Earth is a water planet. Three-quarters of the planet’s surface covered by ice or oceans,…
Tracking Snow: The Cryosphere in an Era of Climate Change
- Published on Friday, 08 August 2014 16:34
- Osha Gray Davidson
- 1 Comment
Researchers use Earth observation to determine the impact of snow and glacial ice on ecosystems.
On a pleasant summer day, Dan Fagre stands on the shoulder of the only paved route through Glacier National Park and asks no one in particular, “Isn’t this amazing?”
It’s clearly a rhetorical question.
Behind Fagre (a research ecologist with the U.S. Geological Survey), the object of his admiration rises above deep green stands of pines on the slopes of a 10,000-foot mountain: a blinding white swath of snow and ice named Jackson Glacier.
More than 2 million visitors visit these spectacular glaciers every year, icons of the last ice age. Although they’ve been perched here for thousands of years, anyone wanting to see these glaciers may want to do it soon, advises Fagre. The last glacier may be gone by 2030. When this area became a national park a little over a century ago, Jackson Glacier was just one arm of the much larger Blackfoot Glacier, covering 1,875 acres. But a changing climate has separated the mass of frozen water into seven distinct and shrinking glaciers. The two largest — Blackfoot and Jackson — today cover fewer than 700 acres. The pace of the glacial retreat is accelerating; a third of Jackson Glacier vanished between 1966 and 2005 alone.
A Glacier National Park without glaciers will likely put a sizable dent in the area’s tourist industry (which adds $180 million to Montana’s economy annually). But Fagre warns of even more severe consequences for the many species that depend on a steady release of cold glacial melt water. Under the antiseptic-sounding forecast of “climate-induced ecosystem change,” the threatened organisms range from tiny stream insects to bull trout and carnivores that feed on the fish.
Glaciers are retreating worldwide. The Intergovernmental Panel on Climate Change (IPCC), puts annual glacier loss around the globe at 441 gigatons. To get a sense of the magnitude of this change, imagine the world’s largest earthmover, the behemoth LeTourneau L-2350, with a shovel bucket that scoops up 80 tons of material at a time. It would take 100 of these giant machines working non-stop, day and night, a century to move the amount of ice the earth is losing in a single year.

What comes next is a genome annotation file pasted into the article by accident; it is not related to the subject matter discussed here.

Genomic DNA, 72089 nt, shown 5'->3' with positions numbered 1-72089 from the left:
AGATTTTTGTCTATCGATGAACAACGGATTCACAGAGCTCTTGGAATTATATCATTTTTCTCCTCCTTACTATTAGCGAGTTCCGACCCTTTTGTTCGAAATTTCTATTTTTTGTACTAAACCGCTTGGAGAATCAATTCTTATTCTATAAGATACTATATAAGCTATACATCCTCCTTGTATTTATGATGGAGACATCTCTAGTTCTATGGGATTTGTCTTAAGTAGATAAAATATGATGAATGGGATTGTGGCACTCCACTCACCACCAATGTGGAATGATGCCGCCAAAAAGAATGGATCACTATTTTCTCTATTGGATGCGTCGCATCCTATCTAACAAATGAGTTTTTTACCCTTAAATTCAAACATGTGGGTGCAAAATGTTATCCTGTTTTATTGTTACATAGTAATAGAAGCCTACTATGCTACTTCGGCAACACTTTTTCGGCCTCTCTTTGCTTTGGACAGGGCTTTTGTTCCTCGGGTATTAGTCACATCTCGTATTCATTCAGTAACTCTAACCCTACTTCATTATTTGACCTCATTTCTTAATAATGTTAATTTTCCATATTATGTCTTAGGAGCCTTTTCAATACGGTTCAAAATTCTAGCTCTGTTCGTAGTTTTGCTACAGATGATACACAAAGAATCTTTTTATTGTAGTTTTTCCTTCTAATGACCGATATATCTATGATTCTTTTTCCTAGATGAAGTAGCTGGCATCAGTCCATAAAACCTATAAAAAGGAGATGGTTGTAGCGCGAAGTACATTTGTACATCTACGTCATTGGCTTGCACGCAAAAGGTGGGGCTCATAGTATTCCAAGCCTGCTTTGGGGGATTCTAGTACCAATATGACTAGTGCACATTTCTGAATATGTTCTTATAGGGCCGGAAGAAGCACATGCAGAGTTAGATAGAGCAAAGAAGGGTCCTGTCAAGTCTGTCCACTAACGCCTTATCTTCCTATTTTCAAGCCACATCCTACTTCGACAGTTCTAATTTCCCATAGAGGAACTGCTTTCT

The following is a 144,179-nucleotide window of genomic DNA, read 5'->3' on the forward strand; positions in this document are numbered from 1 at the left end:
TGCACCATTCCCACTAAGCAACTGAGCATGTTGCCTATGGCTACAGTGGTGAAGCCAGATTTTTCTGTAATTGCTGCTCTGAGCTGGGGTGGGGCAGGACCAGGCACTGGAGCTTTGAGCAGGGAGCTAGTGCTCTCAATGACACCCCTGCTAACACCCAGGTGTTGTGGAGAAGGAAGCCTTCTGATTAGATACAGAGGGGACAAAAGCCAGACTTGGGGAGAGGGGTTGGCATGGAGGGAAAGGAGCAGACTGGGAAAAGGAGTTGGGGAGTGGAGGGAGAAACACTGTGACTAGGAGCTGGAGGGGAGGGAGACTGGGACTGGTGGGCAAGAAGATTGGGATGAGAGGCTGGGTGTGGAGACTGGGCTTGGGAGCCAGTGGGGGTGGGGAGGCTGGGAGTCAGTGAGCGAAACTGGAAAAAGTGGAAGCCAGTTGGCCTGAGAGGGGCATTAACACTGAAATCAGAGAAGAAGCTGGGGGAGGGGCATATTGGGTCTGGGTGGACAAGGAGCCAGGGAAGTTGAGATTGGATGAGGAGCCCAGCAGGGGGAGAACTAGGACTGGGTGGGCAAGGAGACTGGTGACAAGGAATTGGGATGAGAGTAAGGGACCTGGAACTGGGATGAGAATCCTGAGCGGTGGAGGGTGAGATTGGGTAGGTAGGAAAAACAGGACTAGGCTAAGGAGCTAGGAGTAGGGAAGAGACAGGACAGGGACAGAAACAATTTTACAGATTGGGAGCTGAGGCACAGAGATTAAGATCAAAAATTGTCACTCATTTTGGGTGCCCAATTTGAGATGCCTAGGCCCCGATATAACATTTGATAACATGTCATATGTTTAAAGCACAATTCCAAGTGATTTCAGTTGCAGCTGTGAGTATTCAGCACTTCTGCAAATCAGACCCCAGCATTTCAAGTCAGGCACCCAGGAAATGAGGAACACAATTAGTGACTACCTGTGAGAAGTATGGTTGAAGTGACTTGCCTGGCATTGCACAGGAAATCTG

In a 2003 journal article, Fagre and co-author Myrna Hall acknowledged that they had initially thought glacier loss from heating would be mitigated by increased snowfall. That didn’t happen, they discovered, because precipitation fell as rain, not snow. The difference is crucial. When ecologists look at precipitation, Fagre explains, “The form of delivery is as important as the amount.” In an ecosystem shaped by snow and ice, rain is just so much “wasted ecological water.”
Comparing the flora in Fairbanks, Alaska, to that in Tucson, Arizona, illustrates this point. The two cities receive essentially the same amount of precipitation each year, but while Tucson is known for its giant saguaro cactus, Fairbanks has lush stands of birch, white spruce, and aspens. The form of water delivery – snow or rain – accounts for the very different landscapes. Fairbanks, with an average annual temperature of just 27 degrees Fahrenheit, receives 65 inches of snow each year. The amount of snow falling on Tucson (where the average temperature is 68 F) is too small to measure.
Welcome to the Cryosphere
The parts of our planet where water exists in solid form are known, collectively, as the cryosphere, from the Greek word for cold, “kryos.” Dr. Matthew Sturm, a glaciologist at the University of Alaska, Fairbanks, and chair of the NASA Snow Remote Sensing Working Group, is one of the world’s leading authorities on these cold regions. A recent magazine profile praised Sturm’s ability “to read discrete snow crystals as if they were books taken from a library shelf.”
For three decades, Sturm has been honing those skills on more than 30 winter expeditions around the globe, including to the Arctic and Antarctica, monitoring the cryosphere and adding to our understanding of the processes that govern the behavior of snow and its impact on ecosystems. Most recently, Sturm has concentrated on the complex relationship between the cryosphere and the climate.
“If you look at the IPCC report to policymakers,” he says, “you’ll see that some of the main evidence of the Earth’s changing climate is the cryosphere.” Sturm points to changes to glaciers, growth and decay of sea ice, and sea level rise due, in part, to melting ice sheets in Antarctica and Greenland.
The relationship goes both ways, with snow also playing a key role in moderating our climate by reflecting 80 percent of sunlight back into space. Water, trees, and land reflect just 15 percent of solar radiation, which means the other 85 percent is converted into heat. The result: Less snow producing a warmer climate.
“A warmer climate also means winter snow melts more quickly,” Sturm points out. Exposing even more non-reflective surfaces creates a feedback loop that accelerates the rate of warming even more.
Snow cover in the Northern hemisphere has been dropping dramatically since the 1990s, and hasn’t reached the long-term average since 2003.
These changes in the cryosphere, unprecedented in modern times, have impacts far beyond harming creatures that live in cold streams in Glacier National Park.